GreekChat.com Forums  

Go Back   GreekChat.com Forums > GLO Specific Forums > Delta > Delta Sigma Theta


Register Now for FREE!
Join GreekChat.com, The Fraternity & Sorority Greek Chat Network. To sign up for your FREE account INSTANTLY fill out the form below!

Username: Password: Confirm Password: E-Mail: Confirm E-Mail:
 
Image Verification
Please enter the six letters or digits that appear in the image opposite.

  I agree to forum rules 

» GC Stats
Members: 300,216
Threads: 114,211
Posts: 2,151,524
Welcome to our newest member, ryhghgjg
Reply
 
Thread Tools Display Modes
  #1  
Old 11-24-2002, 11:22 AM
CrimsonTide4 CrimsonTide4 is offline
GreekChat Member
 
Join Date: Jun 2000
Posts: 22,596
Are Black Women Scaring Off Black Men

I just received this in an e-mail and wanted to share with you all to get your take on the article.

A few questions to consider as you read through this:

1. How do black couples define their gender roles?
2. How do black men and women measure manhood and womanhood?

"Why Are Black Women Scaring Off Their Men? A Fighting Spirit Is Important-but Not at Home"

The Washington Post
By: Joy Jones

Have you met this woman? She has a good job, works hard, earns a good salary. She went to college, got her master's degree; she is intelligent. She is personable, articulate, well read, interested in everybody and everything. Yet, she's single.

Or maybe you know this one. She is active in the church, faithful,
committed. Sings in the choir, serves on the usher board, attends every committee meeting. Loves the Lord and knows the Word. You'd think that with her command of the Scriptures and the respect of her church members, she'd have a marriage as solid as a rock. But again, no husband.

Or perhaps you recognize the community activist. She's a black lady or as she prefers, an African American woman-on the move. She sports a short natural, sometimes cornrow braids, or even dredlocks. She's an organizer, a motivator, a dynamo. Her work for her people speaks for itself- organizing women for a self-help collective, raising funds for a community cause, educating others around a new issue in South Africa. Black folks look up to her, and white folks know she's a force to be reckoned with. Yet once again, the men leave her alone.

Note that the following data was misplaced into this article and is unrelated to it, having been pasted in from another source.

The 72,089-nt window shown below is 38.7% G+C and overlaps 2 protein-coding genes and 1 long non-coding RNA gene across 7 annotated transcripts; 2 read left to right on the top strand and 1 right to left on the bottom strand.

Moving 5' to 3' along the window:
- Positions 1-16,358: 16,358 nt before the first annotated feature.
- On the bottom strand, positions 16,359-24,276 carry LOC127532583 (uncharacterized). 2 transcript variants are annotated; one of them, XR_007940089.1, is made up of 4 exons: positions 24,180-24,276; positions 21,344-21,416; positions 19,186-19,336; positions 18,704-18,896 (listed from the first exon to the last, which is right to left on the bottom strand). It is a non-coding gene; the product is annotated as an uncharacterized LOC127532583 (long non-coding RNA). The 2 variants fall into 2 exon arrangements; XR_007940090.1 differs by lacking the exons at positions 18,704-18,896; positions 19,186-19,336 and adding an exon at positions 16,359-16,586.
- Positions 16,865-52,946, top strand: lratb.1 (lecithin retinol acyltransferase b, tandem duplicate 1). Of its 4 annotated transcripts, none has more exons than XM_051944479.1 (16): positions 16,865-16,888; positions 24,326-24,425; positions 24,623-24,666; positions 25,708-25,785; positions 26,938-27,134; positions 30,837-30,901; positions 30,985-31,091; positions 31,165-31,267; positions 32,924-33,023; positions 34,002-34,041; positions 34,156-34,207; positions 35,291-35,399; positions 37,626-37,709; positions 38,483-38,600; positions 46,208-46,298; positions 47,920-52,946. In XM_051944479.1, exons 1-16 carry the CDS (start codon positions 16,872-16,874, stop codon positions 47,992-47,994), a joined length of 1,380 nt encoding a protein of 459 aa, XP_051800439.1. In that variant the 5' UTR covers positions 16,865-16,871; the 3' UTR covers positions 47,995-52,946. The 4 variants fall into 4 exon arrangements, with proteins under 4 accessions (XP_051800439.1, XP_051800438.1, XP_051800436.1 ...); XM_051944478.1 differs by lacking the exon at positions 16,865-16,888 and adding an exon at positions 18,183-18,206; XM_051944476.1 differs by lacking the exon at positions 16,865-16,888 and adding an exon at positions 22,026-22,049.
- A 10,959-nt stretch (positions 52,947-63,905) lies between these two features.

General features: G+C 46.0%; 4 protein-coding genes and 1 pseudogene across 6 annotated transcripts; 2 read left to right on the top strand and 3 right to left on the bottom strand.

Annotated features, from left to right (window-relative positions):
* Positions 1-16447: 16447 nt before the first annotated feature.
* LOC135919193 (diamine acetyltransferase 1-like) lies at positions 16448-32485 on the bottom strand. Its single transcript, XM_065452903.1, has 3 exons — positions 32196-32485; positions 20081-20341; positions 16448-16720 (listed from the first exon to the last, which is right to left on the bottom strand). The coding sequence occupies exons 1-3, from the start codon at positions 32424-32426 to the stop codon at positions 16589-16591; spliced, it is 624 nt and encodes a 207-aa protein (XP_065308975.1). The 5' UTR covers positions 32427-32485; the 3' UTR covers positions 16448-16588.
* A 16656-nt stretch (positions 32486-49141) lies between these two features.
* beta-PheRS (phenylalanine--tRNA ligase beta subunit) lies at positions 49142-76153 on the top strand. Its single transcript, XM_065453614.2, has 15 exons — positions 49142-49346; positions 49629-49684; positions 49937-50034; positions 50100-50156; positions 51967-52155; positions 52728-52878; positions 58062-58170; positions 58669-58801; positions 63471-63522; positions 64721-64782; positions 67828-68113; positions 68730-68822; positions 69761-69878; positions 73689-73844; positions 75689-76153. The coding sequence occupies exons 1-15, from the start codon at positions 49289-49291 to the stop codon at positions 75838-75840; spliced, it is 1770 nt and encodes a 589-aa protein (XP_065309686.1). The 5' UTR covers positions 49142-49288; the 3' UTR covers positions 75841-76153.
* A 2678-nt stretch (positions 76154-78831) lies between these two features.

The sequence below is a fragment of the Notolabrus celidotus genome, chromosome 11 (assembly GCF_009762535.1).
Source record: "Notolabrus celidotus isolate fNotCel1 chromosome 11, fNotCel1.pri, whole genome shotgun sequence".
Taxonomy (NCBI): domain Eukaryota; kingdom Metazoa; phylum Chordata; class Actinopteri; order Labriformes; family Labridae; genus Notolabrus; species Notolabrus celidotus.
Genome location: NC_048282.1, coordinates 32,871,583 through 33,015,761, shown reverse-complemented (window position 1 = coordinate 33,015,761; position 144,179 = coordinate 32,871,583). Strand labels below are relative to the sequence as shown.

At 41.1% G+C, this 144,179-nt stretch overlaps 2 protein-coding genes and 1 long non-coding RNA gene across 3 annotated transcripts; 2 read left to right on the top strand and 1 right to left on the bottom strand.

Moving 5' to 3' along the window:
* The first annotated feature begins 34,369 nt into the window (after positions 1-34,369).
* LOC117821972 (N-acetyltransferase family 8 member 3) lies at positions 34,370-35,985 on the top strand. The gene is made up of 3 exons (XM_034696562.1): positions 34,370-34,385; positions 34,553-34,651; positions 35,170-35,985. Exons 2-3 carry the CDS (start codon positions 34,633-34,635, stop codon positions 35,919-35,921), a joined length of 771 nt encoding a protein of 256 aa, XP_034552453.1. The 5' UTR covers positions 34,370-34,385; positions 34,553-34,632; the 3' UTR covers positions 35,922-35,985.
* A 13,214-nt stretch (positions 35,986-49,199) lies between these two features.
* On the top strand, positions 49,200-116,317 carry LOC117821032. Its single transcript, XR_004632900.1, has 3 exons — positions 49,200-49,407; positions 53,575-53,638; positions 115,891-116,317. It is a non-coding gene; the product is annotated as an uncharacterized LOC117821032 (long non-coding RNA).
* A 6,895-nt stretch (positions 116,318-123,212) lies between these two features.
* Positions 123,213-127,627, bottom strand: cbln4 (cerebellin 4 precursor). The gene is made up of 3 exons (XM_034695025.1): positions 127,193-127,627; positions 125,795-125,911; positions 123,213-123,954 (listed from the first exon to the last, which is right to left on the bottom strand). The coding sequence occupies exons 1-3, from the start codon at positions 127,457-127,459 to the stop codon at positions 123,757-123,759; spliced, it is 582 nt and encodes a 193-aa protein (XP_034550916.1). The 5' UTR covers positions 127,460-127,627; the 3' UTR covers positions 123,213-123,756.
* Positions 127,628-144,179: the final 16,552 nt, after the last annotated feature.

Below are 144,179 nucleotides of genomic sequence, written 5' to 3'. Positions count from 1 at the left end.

What do these women have in common? They have so much; what is it they lack? Why is it they may be able to hook a man but can't hold him? The women puzzle over this quandary themselves. They gather at professional clubs, at sorority meetings or over coffee at the office and wonder what's wrong with black men. They hold special prayer vigils and fast and pray and beg Jesus to send the men back to church. They find thebrothers attending political strategizing sessions or participating in protests, but when it comes time to go home, the brothers go home to someone else.

I know these women because I am all of these women. And after asking over and over again "What's wrong with these men?" It finally dawned on me to ask the question, "What's wrong with us women?"

What I have found, and what many of these women have yet to discover, is that the skills that make one successful in the church, community or workplace are not the skills that make one successful in a relationship.

Linear thinking, self-reliance, structured goals and direct action
assist one in getting assignments done, in organizing church or club activities, or in positioning oneself for a raise; but relationship
building requires different skills. It requires making decisions that
not only gratify you, but satisfy others. It means doing things that